Or in the words of the Institute: here is how we start dialogue about differences, listening past one’s preconceptions, and teaching others to do the same. Here is how we start negotiating interpersonal power such that everyone’s voice is heard, and nobody’s is ignored.

“Beyond Vietnam” will perhaps never achieve the same status in the American imagination as “I Have a Dream.” And we will, perhaps, never commemorate Martin Luther King Jr. quite so enthusiastically for his incisive social critique as we do for that one moment of his transcendent, unifying vision. But as we celebrate his holiday today, we would do well to keep “Beyond Vietnam” in mind. Because after all, what is civility worth if, when we are at our most vehement and our most political, it is not the signpost that keeps us on track?

The March on Washington for Jobs and Freedom: Fifty Years of Civility in Civic Action

March on Washington for Jobs and FreedomYesterday marked the fiftieth anniversary of the historic March on Washington for Jobs and Freedom in which, on August 28, 1963, more than 200,000 marchers converged on Washington D.C. to call for an end to discrimination and a legal pathway forward to racial equality.

It is a day that we now remember as the setting for Dr. Martin Luther King Jr.’s “I Have a Dream” speech. We remember it for his exhortation that social change must necessarily eschew violence — that it must rise to the majestic heights of meeting physical force with soul force. And we remember it for his insistence that nonviolence must not become code for the tranquilizing drug of gradualism — that:

Now is the time to rise from the dark and desolate valley of segregation to the sunlit path of racial justice. Now is the time to lift our nation from the quicksands of racial injustice to the solid rock of brotherhood. Now is the time to make justice a reality for all of God’s children.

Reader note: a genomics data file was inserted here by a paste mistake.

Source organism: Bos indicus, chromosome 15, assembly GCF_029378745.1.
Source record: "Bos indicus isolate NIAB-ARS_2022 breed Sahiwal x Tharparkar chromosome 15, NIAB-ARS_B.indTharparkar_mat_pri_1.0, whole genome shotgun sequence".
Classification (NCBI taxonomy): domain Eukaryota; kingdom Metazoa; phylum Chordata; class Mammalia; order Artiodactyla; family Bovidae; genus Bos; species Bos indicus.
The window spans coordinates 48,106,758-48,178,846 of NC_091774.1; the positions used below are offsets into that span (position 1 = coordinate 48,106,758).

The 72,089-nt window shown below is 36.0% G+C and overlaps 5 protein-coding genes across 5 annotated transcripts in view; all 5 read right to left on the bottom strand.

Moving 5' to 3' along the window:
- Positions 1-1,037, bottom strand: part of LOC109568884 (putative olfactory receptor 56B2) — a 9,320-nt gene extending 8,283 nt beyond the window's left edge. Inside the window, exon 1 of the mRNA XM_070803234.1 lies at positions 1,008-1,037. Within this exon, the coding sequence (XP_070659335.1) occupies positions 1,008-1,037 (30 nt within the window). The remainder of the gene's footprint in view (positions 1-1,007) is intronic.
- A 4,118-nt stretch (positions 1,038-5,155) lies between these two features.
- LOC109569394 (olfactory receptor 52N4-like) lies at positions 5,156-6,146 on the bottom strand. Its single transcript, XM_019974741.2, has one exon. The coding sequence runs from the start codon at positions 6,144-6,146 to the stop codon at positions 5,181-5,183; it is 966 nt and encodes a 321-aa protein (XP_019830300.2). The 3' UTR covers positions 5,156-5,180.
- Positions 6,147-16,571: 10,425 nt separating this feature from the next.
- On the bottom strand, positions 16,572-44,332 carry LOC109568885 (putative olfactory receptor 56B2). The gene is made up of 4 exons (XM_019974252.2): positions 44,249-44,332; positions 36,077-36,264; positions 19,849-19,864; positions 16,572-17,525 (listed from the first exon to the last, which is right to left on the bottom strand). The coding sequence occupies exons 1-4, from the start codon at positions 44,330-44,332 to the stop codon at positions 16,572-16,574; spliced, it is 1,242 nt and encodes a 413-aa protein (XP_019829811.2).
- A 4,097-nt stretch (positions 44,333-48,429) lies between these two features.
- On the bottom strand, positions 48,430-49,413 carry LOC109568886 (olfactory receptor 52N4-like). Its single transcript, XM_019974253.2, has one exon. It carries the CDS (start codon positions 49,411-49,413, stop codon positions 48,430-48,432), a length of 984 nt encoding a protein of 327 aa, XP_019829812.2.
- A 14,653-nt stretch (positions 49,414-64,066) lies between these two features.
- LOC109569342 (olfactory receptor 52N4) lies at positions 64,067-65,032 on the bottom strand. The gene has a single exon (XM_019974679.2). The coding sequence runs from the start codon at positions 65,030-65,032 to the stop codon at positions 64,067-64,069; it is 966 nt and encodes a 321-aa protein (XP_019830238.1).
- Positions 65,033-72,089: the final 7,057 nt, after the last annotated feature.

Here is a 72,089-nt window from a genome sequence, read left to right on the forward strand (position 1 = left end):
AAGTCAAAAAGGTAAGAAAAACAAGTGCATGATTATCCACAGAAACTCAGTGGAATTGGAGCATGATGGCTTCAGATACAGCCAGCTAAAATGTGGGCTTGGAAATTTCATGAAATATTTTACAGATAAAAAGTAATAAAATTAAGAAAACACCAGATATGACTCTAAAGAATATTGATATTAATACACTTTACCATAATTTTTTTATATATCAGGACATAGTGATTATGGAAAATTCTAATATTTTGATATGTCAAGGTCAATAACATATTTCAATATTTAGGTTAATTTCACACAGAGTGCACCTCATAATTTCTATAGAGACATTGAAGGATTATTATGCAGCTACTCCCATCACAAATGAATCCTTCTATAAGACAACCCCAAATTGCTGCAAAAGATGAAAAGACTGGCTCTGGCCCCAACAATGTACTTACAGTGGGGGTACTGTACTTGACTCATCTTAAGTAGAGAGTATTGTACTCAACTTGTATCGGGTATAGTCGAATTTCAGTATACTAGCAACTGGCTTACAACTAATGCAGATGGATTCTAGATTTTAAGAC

But even as we remember how Dr. King balanced the need for civic action with the need to act civilly in his rhetoric, it is easy to forget that the March on Washington for Jobs and Freedom was itself an example of that philosophy in practice.

The New York Times of 1963 reported over and over, of the preparations for the March and of the March itself, on the order and amiability of its African American participants. It marked with surprise that one group from Alabama showed themselves to be peaceful in the Birmingham park as they boarded a bus to the nation’s capital. And it called the mass of marchers on the National Mall an orderly demonstration.*

The degree to which that order and that amiability came as a surprise reveals a great deal about the racially tinged lowered expectations of the newspaper in 1963 — and of the nation as a whole. And yet it is still worth noting that in its appraisal of the marchers’ tenor and actions, the New York Times was not wrong.

In preparation for the March, the city of Washington D.C. brought in National Guardsmen to police the streets, and deputized firefighters. Area hospitals cleared schedules to make room for expected riot casualties, and local jails cleared cells in preparation for mass arrests.

But there was no riot. And there were no mass arrests. And the single largest policing action of the day did not involve African American marchers at all, but was the dispersion of fifty members of the American Nazi Party who had turned out to stage a counter-protest.

March on Washington for Jobs and Freedom

In his acceptance speech for the Nobel Prize one year later, Dr. King said that the crucial political and moral question of our time is the need for man to overcome oppression and violence without resorting to violence and oppression. And the peaceable, orderly, civil March on Washington for Jobs and Freedom stands as one kind of answer.

On August 28, 1963, marchers, speakers, and protesters on the National Mall reached out with civility, not violence, to demand redress for a lingering, suppurating wrong. And to that gesture — sometimes slowly, and sometimes through a veil of violent resistance to change — civil hands reached back.

* Tom Wicker. “President Meets March Leaders.” New York Times, August 29, 1963.